I’m a fan of the game Werewolf, having played a fair few rounds of it as a student. So I was intrigued and excited by the concept of it being turned into a Brighton Fringe spectacle by Jon Gracey of Moonshot games.

There are several versions of Werewolf; some call it Mafia, some Traitor, and now there’s also a smart new board game called The Resistance, which is based on the same concept. But in case you haven’t heard of it under any of these titles, the concept is thus: you’re given a playing card by the game’s narrator, and this card dictates whether you’re a villager – an innocent – or a werewolf – a murderer – who will work with at least one other werewolf to pick and ‘kill’ a villager each night when everyone’s ‘asleep’ (has their eyes shut).

Some villagers have a card which gives them a special power, such as the Seer, who gets to guess a different player who they think could be a werewolf each night. The narrator calls for night time in the village, and all must close their eyes. The narrator asks for the werewolves to open their eyes and point silently at who they want to kill. Everyone then opens their eyes, the narrator says who was killed (this person must remain silent for the rest of the game), and the villages plus the disguised werewolves pretending to be villagers discuss who they think did it. The group then collectively nominate one person they think could be a wolf and the narrator ‘kills’ this person off, revealing their true identity. This is repeated for several rounds until either the villagers suss out the wolves, or the wolves outnumber the villagers and so win the game. Confused? It helps to play at least one round to get the hang of it.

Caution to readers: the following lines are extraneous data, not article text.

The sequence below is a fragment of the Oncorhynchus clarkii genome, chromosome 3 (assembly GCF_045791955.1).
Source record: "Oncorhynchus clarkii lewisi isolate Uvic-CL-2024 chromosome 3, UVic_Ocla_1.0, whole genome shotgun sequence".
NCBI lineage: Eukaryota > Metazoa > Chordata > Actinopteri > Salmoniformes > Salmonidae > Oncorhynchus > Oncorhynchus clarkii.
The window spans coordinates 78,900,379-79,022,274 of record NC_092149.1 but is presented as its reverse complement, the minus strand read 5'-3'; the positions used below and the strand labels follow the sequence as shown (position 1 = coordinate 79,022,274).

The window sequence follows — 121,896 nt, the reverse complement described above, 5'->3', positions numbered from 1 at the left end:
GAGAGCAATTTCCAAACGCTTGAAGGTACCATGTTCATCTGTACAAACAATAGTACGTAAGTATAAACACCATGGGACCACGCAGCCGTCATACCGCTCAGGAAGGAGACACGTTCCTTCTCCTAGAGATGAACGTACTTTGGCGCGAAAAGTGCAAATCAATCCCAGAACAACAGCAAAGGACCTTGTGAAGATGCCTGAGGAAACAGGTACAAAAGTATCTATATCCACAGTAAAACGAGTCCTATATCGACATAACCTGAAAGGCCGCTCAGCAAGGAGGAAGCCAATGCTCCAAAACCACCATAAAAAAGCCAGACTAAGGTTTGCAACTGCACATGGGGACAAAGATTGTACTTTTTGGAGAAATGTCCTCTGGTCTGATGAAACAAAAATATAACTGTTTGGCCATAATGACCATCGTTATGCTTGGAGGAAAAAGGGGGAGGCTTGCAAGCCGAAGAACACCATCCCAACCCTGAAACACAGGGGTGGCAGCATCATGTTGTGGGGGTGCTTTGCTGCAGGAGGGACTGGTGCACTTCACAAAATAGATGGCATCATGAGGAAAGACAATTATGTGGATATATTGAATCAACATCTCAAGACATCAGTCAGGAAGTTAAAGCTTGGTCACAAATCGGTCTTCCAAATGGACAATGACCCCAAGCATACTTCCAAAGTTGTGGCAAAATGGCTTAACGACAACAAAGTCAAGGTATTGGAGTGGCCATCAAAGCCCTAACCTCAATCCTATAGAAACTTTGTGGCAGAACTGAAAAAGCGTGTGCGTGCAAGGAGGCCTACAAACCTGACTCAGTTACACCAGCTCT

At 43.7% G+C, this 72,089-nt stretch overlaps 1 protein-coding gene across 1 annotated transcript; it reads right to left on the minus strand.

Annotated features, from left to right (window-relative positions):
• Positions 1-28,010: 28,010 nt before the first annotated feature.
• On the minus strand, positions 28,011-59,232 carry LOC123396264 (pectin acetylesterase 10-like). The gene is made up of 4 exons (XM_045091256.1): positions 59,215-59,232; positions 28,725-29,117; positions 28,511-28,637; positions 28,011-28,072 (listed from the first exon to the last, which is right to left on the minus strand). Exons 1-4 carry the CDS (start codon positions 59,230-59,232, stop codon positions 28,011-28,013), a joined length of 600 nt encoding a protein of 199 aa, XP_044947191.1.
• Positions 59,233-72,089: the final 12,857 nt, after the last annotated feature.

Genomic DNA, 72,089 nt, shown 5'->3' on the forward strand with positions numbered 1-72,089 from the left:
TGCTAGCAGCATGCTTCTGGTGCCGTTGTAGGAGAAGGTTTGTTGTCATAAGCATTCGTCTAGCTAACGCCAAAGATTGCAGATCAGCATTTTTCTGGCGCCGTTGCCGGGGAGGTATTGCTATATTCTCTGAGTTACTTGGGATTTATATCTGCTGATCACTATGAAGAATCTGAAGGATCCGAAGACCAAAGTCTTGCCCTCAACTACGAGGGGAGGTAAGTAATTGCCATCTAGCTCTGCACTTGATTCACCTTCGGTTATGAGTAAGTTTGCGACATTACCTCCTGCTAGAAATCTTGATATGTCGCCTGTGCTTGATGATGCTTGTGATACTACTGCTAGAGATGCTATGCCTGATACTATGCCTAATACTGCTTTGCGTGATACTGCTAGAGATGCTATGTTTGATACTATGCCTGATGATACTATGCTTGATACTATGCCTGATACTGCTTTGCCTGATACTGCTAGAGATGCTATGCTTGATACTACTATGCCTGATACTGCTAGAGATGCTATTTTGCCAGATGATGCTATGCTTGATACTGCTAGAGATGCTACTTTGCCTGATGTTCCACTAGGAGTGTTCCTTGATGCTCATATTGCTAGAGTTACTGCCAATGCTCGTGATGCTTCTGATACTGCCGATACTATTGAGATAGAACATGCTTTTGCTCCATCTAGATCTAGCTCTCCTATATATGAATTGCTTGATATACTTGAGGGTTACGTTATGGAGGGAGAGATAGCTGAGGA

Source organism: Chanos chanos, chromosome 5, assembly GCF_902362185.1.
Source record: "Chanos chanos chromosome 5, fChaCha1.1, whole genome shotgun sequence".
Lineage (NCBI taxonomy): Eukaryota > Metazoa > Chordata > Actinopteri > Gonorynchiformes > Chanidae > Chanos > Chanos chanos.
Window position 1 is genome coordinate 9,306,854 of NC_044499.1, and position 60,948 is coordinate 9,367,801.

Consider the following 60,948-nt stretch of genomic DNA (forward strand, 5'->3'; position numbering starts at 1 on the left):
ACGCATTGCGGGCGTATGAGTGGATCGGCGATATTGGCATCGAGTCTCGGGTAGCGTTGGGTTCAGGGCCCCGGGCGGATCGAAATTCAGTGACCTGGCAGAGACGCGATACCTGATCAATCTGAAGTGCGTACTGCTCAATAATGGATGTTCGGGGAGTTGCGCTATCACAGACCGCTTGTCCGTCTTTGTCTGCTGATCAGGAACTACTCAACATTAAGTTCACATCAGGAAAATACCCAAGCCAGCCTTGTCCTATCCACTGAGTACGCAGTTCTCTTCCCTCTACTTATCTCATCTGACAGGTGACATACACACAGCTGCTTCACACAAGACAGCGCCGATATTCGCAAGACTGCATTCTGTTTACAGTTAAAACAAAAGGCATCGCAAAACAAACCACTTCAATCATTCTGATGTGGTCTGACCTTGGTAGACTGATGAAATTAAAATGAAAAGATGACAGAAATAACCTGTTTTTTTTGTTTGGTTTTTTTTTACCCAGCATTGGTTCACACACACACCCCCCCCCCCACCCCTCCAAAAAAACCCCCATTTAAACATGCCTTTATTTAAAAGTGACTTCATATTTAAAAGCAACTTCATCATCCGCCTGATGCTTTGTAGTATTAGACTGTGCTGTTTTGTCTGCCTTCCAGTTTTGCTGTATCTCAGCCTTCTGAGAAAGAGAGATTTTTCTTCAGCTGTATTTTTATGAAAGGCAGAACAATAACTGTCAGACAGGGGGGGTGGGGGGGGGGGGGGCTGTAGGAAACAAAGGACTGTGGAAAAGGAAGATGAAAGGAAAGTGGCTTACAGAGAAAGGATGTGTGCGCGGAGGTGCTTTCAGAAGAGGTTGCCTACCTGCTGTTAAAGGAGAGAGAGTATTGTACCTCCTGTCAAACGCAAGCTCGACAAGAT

The catch in Gracey’s version is that as well as the nine players of each round, there are also 30-odd audience members who have to watch silently during the rounds they’re not playing. However with three rounds, marshalled excellently by Gracey, most people got to play a round if they wanted to.

Let’s flush out the negatives first. Initially, this did feel like a terribly acted piece of improvised theatre. Those of us not on stage playing the game were left watching the nine selected players look awkwardly at one another and make shy, muffled accusations. There were no mics, and with many of us untrained at projecting to a room of people, there were several shouts of “Speak up! We can’t hear you!” from the back of the room.

At this point I’m questioning why people would pay for this when they could spend the evening playing it with friends at someone’s house. The fact there are also three rounds and each audience member will be selected to play just one of them, at best, also means it’s a little boring when you’re not involved.

Thankfully, the positives of Gracey’s vision outweigh the negatives. To get everyone involved and lighten the mood from the start, we were all asked to write down a name we’d like to call our village for the night. One humorous suggestion was then pulled from the hat, and remained the name of our village throughout the game.

The dark lighting, creepy music, and scattering of candles – basically all the props you wouldn’t bother with as a student – set the atmosphere perfectly. Gracey is a brilliant narrator, painting a detailed setting and masterfully driving each game forward with militant timings, to ensure we got three rounds out of the 70-minute performance – if you could call it that.

Werewolf: Live is intimate. The game naturally throws the spotlight onto each player at some point. Not for long, nor in a way that makes you feel expected to perform. Just long enough for you to try and convince the table you’re not a wolf. As with any game of Werewolf, when you’re playing you build a bond, you laugh, you’re impressed or dismayed by who betrays you, and determined to win for your side. In Gracey’s version, I also felt like I knew each round of players that left the stage; as if I’d watched them in an episode of a reality TV show, witnessing them expose fragments about their lives.

At the end, when our room of 40-odd were released back into the Warren, we left chatting. This is a rare and special experience where you’ll enter a room of strangers and leave it just over an hour later feeling familiar with one another.

Werewolf: Live is playing the Brighton Fringe until 13 May.